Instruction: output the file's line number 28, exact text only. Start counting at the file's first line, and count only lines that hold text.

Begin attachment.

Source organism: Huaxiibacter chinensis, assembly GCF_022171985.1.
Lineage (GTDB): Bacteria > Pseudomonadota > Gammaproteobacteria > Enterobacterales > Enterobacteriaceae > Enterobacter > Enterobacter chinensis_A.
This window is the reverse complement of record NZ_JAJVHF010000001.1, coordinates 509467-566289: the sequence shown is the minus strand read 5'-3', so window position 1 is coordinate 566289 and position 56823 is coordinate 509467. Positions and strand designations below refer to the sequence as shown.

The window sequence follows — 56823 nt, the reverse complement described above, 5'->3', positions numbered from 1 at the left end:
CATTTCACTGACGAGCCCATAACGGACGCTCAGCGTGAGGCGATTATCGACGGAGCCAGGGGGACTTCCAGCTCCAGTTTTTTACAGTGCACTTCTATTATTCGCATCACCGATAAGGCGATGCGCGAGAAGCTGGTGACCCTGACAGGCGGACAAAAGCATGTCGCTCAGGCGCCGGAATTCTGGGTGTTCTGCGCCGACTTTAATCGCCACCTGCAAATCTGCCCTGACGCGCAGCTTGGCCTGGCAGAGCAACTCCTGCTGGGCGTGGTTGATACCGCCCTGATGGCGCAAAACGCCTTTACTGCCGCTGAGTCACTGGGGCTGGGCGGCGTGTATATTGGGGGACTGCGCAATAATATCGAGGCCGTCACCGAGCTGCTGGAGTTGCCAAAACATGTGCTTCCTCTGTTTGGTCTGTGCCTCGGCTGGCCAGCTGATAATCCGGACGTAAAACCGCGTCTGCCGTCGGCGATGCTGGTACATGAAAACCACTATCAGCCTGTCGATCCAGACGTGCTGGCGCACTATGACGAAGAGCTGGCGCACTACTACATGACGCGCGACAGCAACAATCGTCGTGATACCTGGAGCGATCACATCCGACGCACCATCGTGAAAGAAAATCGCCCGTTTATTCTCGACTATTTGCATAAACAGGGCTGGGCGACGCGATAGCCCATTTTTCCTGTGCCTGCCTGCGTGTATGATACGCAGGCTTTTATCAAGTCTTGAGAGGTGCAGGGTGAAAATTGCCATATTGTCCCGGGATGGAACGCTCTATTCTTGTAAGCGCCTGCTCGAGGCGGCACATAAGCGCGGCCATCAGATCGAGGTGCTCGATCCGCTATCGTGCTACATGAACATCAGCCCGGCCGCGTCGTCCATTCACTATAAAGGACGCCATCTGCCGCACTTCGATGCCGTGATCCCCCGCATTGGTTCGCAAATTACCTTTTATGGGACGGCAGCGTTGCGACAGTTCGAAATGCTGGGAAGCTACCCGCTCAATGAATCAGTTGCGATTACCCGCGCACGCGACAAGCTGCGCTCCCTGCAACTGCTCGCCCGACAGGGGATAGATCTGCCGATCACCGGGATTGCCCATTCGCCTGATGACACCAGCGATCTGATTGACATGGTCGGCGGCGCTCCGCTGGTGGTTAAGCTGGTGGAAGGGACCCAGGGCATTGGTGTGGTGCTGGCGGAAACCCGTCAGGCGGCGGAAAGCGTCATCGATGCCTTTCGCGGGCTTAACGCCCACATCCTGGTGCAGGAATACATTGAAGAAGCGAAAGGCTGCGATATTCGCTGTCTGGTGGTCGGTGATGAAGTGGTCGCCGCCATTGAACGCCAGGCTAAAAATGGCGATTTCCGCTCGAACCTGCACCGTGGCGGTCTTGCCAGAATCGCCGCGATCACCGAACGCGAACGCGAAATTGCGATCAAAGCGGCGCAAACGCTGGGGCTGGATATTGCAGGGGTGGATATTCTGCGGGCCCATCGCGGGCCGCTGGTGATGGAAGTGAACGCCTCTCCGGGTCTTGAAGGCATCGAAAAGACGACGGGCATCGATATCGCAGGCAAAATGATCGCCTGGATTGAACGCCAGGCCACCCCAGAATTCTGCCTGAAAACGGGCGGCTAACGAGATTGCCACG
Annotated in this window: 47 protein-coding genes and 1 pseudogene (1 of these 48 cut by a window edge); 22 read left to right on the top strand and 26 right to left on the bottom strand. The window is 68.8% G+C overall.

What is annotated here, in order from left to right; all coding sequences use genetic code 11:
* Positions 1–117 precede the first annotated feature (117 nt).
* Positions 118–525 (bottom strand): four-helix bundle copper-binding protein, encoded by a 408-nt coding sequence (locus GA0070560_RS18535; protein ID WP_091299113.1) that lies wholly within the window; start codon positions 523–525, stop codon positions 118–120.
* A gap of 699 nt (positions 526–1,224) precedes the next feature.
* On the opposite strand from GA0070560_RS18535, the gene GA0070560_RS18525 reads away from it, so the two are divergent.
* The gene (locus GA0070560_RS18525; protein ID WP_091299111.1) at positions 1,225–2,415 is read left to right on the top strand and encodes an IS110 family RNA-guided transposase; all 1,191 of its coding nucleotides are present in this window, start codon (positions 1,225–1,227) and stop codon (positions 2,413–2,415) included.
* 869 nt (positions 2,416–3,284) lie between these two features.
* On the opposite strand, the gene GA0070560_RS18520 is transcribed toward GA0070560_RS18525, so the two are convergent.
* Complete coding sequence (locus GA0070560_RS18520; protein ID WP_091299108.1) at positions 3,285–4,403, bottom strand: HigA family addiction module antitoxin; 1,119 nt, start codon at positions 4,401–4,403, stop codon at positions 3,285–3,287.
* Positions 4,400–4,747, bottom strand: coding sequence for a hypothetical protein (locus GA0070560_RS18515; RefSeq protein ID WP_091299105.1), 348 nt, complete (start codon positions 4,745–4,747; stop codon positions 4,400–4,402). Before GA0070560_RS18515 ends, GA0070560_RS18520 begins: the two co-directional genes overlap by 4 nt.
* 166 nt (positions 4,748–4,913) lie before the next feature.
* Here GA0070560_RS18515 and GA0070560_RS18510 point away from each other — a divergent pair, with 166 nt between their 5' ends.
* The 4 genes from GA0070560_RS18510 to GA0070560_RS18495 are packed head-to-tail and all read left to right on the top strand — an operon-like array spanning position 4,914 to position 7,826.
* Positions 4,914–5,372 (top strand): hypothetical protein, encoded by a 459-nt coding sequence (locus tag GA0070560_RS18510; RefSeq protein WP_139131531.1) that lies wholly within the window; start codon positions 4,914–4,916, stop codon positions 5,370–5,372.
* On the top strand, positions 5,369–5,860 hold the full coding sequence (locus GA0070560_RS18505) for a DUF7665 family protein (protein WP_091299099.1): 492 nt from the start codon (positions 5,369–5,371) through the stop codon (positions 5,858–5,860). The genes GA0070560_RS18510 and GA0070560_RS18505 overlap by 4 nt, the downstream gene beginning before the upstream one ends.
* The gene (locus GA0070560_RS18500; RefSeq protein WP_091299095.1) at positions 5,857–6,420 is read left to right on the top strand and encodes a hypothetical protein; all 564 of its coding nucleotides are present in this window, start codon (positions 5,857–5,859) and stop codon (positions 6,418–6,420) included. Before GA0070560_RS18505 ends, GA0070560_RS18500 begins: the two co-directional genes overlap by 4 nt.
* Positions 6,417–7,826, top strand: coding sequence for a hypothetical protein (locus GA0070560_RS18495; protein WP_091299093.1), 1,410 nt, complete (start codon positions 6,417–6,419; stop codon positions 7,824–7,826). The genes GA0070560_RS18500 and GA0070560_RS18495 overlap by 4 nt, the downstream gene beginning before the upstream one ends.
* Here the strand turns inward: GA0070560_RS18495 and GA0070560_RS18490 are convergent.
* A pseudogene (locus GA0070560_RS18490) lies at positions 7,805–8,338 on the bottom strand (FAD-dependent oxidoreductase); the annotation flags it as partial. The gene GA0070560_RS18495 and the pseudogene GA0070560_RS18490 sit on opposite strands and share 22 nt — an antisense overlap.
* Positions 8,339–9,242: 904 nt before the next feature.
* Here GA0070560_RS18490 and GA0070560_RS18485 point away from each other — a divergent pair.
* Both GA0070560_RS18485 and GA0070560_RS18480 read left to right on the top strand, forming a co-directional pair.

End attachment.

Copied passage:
* Both GA0070560_RS18485 and GA0070560_RS18480 read left to right on the top strand, forming a co-directional pair.